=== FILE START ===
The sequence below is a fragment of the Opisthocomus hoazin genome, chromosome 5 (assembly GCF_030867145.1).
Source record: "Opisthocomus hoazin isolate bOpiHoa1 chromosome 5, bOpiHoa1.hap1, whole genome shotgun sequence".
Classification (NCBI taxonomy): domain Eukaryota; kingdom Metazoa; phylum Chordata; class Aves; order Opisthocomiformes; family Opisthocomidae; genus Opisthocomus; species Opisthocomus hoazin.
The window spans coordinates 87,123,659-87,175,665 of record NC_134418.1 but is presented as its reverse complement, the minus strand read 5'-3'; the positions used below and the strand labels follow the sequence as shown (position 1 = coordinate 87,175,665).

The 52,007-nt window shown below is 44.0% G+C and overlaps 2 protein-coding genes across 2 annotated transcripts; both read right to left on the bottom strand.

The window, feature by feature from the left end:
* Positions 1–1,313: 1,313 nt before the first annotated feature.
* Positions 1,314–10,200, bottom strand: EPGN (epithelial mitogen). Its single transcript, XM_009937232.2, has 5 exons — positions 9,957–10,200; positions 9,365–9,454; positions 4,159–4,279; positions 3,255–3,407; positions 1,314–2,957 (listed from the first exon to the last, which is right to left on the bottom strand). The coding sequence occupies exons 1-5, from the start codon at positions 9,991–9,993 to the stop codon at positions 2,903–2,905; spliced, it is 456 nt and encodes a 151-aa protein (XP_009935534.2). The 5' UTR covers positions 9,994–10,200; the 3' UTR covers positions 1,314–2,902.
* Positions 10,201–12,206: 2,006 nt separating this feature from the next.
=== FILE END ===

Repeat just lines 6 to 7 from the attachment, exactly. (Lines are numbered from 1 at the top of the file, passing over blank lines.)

The window, feature by feature from the left end:
* Positions 1–1,313: 1,313 nt before the first annotated feature.